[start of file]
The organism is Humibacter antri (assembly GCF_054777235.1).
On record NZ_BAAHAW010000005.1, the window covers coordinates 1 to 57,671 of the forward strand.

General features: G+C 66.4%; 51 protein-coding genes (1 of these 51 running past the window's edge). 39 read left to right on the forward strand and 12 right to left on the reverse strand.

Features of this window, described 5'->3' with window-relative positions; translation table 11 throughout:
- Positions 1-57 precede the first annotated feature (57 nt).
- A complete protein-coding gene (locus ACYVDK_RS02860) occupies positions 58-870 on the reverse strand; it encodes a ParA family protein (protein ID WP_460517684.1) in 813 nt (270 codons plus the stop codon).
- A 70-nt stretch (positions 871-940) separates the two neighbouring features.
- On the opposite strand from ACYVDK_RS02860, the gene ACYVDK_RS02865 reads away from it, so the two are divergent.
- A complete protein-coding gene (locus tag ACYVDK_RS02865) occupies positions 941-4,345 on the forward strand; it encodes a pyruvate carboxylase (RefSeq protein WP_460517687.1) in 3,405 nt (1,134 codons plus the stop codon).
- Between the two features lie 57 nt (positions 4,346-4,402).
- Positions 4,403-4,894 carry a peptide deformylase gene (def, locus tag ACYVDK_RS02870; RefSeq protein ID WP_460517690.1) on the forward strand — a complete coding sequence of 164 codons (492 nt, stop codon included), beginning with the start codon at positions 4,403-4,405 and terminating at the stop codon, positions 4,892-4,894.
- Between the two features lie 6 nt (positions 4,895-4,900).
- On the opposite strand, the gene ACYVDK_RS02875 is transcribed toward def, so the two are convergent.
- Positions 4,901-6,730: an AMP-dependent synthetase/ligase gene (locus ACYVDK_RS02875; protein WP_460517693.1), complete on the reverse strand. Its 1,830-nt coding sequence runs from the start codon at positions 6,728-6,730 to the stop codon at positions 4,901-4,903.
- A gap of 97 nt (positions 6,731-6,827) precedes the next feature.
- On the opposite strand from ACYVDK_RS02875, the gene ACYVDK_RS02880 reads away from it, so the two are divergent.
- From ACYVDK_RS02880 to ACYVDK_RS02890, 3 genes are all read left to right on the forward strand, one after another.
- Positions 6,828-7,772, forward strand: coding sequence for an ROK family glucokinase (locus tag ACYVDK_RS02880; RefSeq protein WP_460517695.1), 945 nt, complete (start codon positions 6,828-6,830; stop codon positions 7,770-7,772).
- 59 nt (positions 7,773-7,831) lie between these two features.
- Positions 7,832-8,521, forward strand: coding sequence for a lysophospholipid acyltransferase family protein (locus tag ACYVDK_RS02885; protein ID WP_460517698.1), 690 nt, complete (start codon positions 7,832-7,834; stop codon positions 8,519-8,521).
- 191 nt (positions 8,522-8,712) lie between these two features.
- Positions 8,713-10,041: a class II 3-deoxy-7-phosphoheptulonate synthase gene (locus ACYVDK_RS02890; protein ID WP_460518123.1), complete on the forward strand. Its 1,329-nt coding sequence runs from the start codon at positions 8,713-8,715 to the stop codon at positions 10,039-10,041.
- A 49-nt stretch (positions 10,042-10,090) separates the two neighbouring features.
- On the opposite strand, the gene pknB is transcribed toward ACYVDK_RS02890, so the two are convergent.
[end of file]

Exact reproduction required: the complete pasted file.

The organism is Humibacter antri (assembly GCF_054777235.1).
On record NZ_BAAHAW010000005.1, the window covers coordinates 1 to 57,671 of the forward strand.

General features: G+C 66.4%; 51 protein-coding genes (1 of these 51 running past the window's edge). 39 read left to right on the forward strand and 12 right to left on the reverse strand.

Features of this window, described 5'->3' with window-relative positions; translation table 11 throughout:
- Positions 1-57 precede the first annotated feature (57 nt).
- A complete protein-coding gene (locus ACYVDK_RS02860) occupies positions 58-870 on the reverse strand; it encodes a ParA family protein (protein ID WP_460517684.1) in 813 nt (270 codons plus the stop codon).
- A 70-nt stretch (positions 871-940) separates the two neighbouring features.
- On the opposite strand from ACYVDK_RS02860, the gene ACYVDK_RS02865 reads away from it, so the two are divergent.
- A complete protein-coding gene (locus tag ACYVDK_RS02865) occupies positions 941-4,345 on the forward strand; it encodes a pyruvate carboxylase (RefSeq protein WP_460517687.1) in 3,405 nt (1,134 codons plus the stop codon).
- Between the two features lie 57 nt (positions 4,346-4,402).
- Positions 4,403-4,894 carry a peptide deformylase gene (def, locus tag ACYVDK_RS02870; RefSeq protein ID WP_460517690.1) on the forward strand — a complete coding sequence of 164 codons (492 nt, stop codon included), beginning with the start codon at positions 4,403-4,405 and terminating at the stop codon, positions 4,892-4,894.
- Between the two features lie 6 nt (positions 4,895-4,900).
- On the opposite strand, the gene ACYVDK_RS02875 is transcribed toward def, so the two are convergent.
- Positions 4,901-6,730: an AMP-dependent synthetase/ligase gene (locus ACYVDK_RS02875; protein WP_460517693.1), complete on the reverse strand. Its 1,830-nt coding sequence runs from the start codon at positions 6,728-6,730 to the stop codon at positions 4,901-4,903.
- A gap of 97 nt (positions 6,731-6,827) precedes the next feature.
- On the opposite strand from ACYVDK_RS02875, the gene ACYVDK_RS02880 reads away from it, so the two are divergent.
- From ACYVDK_RS02880 to ACYVDK_RS02890, 3 genes are all read left to right on the forward strand, one after another.
- Positions 6,828-7,772, forward strand: coding sequence for an ROK family glucokinase (locus tag ACYVDK_RS02880; RefSeq protein WP_460517695.1), 945 nt, complete (start codon positions 6,828-6,830; stop codon positions 7,770-7,772).
- 59 nt (positions 7,773-7,831) lie between these two features.
- Positions 7,832-8,521, forward strand: coding sequence for a lysophospholipid acyltransferase family protein (locus tag ACYVDK_RS02885; protein ID WP_460517698.1), 690 nt, complete (start codon positions 7,832-7,834; stop codon positions 8,519-8,521).
- 191 nt (positions 8,522-8,712) lie between these two features.
- Positions 8,713-10,041: a class II 3-deoxy-7-phosphoheptulonate synthase gene (locus ACYVDK_RS02890; protein ID WP_460518123.1), complete on the forward strand. Its 1,329-nt coding sequence runs from the start codon at positions 8,713-8,715 to the stop codon at positions 10,039-10,041.
- A 49-nt stretch (positions 10,042-10,090) separates the two neighbouring features.
- On the opposite strand, the gene pknB is transcribed toward ACYVDK_RS02890, so the two are convergent.